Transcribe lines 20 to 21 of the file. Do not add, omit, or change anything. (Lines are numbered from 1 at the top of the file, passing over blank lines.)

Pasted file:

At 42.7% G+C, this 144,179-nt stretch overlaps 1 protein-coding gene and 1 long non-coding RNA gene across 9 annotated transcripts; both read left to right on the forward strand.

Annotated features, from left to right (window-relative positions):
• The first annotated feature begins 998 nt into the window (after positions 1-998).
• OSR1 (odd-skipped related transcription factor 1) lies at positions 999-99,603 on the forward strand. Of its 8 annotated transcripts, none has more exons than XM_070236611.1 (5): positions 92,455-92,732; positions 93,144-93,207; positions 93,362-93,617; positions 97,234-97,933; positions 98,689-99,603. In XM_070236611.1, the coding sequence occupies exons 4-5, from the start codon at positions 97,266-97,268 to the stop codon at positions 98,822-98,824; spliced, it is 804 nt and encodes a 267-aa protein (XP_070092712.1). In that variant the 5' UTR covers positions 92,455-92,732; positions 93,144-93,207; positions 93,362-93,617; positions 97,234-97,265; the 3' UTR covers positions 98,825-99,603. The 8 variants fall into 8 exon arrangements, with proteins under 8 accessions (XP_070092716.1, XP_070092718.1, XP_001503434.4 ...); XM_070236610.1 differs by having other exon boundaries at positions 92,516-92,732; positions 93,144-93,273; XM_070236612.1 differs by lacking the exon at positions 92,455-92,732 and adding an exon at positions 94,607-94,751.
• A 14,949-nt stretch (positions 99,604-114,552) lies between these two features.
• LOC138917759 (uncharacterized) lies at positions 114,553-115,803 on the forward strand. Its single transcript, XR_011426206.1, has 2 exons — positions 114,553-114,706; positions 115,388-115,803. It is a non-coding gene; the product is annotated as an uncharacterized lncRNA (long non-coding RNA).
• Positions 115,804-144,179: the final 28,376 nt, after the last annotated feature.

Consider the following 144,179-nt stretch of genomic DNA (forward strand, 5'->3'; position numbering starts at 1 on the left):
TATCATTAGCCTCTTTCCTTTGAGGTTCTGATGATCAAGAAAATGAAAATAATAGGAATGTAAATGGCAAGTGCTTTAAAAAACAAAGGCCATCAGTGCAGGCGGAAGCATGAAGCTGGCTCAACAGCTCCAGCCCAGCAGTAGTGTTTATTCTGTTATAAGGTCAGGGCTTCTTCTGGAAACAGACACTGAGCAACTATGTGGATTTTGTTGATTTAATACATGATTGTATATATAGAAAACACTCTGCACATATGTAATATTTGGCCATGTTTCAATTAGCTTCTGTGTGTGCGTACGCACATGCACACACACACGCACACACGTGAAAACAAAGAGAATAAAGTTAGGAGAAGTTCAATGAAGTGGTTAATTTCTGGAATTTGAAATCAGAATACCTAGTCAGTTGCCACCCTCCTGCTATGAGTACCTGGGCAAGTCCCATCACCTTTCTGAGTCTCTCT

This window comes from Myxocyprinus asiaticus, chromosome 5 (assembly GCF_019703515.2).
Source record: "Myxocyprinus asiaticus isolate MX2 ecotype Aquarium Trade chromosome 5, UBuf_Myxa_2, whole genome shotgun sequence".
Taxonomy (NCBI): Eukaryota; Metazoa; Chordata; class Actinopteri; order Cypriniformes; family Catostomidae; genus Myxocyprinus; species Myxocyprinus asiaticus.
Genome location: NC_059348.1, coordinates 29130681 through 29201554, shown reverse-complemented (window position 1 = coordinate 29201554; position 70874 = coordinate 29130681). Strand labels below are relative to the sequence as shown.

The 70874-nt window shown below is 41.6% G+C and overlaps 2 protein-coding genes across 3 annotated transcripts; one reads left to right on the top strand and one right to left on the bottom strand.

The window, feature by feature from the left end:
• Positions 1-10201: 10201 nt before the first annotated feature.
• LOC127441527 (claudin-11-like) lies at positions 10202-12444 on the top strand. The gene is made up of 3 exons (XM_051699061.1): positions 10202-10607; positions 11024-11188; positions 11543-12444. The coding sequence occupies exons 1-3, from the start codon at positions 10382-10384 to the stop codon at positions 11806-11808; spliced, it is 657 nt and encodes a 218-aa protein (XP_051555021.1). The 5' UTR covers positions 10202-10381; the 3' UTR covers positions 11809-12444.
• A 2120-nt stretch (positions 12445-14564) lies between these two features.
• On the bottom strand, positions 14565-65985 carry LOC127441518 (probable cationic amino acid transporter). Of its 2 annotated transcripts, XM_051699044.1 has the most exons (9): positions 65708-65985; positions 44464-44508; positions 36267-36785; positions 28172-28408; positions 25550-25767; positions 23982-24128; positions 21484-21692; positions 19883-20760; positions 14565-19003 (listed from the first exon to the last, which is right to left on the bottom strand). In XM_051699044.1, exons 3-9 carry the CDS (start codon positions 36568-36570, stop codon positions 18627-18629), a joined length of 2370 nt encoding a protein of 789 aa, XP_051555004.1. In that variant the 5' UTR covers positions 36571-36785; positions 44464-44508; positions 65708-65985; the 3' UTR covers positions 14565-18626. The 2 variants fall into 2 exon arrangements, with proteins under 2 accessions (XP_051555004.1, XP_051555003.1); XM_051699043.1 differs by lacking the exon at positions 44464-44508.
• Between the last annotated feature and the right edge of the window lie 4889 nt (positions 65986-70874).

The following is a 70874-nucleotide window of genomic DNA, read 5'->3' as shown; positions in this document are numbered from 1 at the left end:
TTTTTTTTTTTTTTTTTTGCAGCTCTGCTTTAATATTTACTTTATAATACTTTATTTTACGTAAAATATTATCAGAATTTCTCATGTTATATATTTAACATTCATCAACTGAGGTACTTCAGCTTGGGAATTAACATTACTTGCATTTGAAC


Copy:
• Between the last annotated feature and the right edge of the window lie 4889 nt (positions 65986-70874).

The following is a 70874-nucleotide window of genomic DNA, read 5'->3' as shown; positions in this document are numbered from 1 at the left end: